How My Chemical Romance's 'I Brought You My Bullets, You Brought Me Your Love' Redefined Emo Music
My Chemical Romance in 2004. From left: Gerard Way, Ray Toro, Mikey Way, Frank Iero, Bob Bryar.

Photo: Naki/Redferns


How My Chemical Romance's 'I Brought You My Bullets, You Brought Me Your Love' Redefined Emo Music

Released 20 years ago, My Chemical Romance's debut album brought a macabre, post-hardcore influence to emo music. Although the band didn't consider themselves emo, 'Bullets' profoundly influenced the genre.

GRAMMYs/Jul 22, 2022 - 06:36 pm

Two decades ago, GRAMMY–nominated rock band My Chemical Romance released their debut studio album, I Brought You My Bullets, You Brought Me Your Love. Now a hallmark of early aughts emo, MCR's first release was anything but a typical emo outing.

Released on indie label Eyeball Records on July 23, 2002 and produced by Thursday frontman Geoff Rickly, Bullets was unconventional in a number of ways. MCR's debut was raw and melodic, blending horror punk and post-hardcore with punk — a combination that, on the surface, was a step away from the emo stylings of contemporaries like Taking Back Sunday and the Used. Yet Bullets' popularity rocketed MCR to emo star status, redefining the genre along the way.

MCR would build on Bullets's headbanging mix of punk, pop, emo and post-hardcore on subsequent groundbreaking works Three Cheers for Sweet Revenge and The Black Parade. Yet the group’s debut — which was recorded over 12 days, less than three months after they formed — was released at an auspicious time in rock music. Popular nu-metal bands like Korn and Limp Bizkit were reaching their crescendo, leaving rock fans hungry for a different sound. They would find it in emo, short for "emotional hardcore" music.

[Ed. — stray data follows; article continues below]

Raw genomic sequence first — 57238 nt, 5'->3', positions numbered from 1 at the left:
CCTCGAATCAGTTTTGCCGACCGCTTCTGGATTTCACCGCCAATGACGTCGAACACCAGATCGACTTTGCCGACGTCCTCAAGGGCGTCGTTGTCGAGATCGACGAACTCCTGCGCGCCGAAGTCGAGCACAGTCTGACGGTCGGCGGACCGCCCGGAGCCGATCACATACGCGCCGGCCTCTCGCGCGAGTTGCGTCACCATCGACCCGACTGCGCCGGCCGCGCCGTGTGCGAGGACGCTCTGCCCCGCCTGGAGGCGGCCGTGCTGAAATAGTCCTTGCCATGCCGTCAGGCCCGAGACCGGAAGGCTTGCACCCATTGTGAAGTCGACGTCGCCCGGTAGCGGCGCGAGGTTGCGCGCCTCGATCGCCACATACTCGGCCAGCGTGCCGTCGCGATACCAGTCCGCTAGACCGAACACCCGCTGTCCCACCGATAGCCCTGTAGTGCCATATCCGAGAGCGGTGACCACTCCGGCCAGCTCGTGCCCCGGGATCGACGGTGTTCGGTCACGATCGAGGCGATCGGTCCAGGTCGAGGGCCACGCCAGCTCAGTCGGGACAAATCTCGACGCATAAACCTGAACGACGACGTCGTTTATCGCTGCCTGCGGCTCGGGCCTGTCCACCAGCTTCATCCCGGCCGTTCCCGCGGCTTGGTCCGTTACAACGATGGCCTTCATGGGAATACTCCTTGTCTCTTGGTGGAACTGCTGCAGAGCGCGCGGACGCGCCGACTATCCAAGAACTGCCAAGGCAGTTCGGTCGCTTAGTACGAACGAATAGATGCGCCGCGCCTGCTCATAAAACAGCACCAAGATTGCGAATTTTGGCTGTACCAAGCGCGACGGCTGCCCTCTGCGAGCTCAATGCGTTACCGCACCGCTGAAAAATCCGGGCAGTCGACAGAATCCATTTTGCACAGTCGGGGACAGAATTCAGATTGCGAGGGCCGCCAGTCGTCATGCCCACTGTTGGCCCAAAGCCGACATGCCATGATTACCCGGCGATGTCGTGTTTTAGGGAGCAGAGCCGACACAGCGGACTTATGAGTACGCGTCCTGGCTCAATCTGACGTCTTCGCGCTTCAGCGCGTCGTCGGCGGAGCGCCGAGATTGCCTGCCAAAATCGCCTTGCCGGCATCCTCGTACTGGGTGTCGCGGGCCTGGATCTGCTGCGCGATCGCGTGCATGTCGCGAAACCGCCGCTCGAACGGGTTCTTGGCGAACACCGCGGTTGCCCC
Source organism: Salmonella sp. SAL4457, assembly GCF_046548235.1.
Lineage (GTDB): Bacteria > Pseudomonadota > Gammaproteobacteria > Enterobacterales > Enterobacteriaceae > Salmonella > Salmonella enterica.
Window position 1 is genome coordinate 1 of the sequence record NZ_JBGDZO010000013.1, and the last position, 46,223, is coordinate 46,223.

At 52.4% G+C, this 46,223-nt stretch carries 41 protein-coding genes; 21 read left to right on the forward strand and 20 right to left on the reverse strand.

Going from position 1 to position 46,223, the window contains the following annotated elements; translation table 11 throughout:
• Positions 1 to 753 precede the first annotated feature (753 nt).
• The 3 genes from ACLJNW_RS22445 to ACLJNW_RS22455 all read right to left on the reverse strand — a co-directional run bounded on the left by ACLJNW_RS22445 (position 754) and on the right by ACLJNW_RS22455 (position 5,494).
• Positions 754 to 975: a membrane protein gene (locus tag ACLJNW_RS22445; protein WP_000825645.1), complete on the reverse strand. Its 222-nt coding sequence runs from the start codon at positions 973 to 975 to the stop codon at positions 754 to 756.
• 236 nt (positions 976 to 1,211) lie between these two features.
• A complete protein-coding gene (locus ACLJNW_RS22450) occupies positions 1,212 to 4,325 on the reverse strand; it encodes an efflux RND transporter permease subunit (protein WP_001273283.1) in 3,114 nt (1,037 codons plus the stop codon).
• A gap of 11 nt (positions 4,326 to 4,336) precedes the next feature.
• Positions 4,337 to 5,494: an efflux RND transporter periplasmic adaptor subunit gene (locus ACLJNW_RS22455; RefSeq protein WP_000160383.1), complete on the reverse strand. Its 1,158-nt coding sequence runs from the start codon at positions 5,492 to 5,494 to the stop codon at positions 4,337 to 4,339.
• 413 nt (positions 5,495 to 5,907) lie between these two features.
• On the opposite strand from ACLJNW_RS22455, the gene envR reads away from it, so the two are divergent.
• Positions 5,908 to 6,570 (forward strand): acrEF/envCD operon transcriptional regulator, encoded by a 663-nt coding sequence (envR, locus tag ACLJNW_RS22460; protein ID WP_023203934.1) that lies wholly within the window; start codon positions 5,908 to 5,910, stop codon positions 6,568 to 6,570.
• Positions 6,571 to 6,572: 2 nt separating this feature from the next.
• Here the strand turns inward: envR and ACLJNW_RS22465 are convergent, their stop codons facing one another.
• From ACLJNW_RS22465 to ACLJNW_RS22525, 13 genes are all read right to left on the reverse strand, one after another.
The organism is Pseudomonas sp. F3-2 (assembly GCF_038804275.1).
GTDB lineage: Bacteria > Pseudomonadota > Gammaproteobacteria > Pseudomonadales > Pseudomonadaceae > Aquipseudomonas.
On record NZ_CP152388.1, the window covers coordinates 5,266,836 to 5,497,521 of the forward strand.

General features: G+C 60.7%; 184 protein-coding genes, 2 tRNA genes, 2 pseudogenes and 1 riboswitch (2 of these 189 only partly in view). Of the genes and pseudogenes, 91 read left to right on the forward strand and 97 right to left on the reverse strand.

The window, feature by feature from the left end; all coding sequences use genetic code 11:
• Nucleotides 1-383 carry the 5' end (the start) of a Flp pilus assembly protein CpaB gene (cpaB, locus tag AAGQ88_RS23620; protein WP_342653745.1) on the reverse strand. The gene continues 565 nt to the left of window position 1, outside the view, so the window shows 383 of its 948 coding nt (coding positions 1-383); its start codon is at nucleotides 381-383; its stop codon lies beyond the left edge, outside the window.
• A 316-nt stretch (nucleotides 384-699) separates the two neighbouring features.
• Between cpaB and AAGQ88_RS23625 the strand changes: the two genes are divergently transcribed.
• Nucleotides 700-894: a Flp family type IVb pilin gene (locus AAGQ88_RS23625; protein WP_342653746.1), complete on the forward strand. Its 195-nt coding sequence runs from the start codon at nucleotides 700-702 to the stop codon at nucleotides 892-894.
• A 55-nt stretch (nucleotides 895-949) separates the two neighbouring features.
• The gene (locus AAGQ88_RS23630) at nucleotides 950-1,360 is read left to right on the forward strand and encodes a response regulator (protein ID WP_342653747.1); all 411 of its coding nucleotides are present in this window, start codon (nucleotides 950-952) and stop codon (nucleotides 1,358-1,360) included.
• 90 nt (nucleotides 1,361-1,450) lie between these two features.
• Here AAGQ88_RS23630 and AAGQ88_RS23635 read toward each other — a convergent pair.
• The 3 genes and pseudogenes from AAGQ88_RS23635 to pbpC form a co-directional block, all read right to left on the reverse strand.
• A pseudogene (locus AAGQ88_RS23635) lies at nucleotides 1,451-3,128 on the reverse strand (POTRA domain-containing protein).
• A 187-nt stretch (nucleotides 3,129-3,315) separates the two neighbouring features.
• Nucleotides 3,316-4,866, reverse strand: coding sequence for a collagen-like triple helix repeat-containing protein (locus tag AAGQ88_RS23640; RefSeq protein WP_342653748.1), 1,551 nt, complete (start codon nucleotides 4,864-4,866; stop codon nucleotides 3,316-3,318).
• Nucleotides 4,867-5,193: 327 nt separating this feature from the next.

The events that led to the band’s formation are, in part, responsible for their heartful message of "togetherness during trauma" — a throughline in their discography that originated on Bullets. After witnessing the September 11th attacks on the way to his Cartoon Network internship, future MCR frontman Gerard Way decided to use music to process the trauma and penned his first rock song, "Skylines and Turnstiles," which would become a standout track on Bullets.

"I was in Hoboken, which is right across the Hudson River," Way said in 2007. "There were 400 people and me. Right in front of us, those buildings went down. It was the biggest f—ing neutron bomb of mental anguish you’ve ever felt." 

Way retreated to his parents’ basement and recorded a barebones version of "Skylines," which he shared with high school friend Matt Pellisier. Pellisier saw potential in the track and agreed to play drums on a professional demo. To round out the lineup, they recruited guitarist Ray Toro — a mutual friend who was working toward becoming a film editor — and Gerard’s brother and future MCR bassist, Mikey, who coined the band’s name. (Mikey was inspired by an Irvine Welsh book called Ecstasy: Three Tales of Chemical Romance.)

The quartet’s demo captured the attention of indie label Eyeball Records, which offered the band a record deal and encouraged them to hit the studio as soon as possible. A couple of days before they were set to record Bullets, former Pencey Prep guitarist Frank Iero joined the MCR lineup but would only play on two tracks —"Honey, This Mirror Isn't Big Enough for the Two of Us" and "Early Sunsets Over Monroeville"— because of time constraints.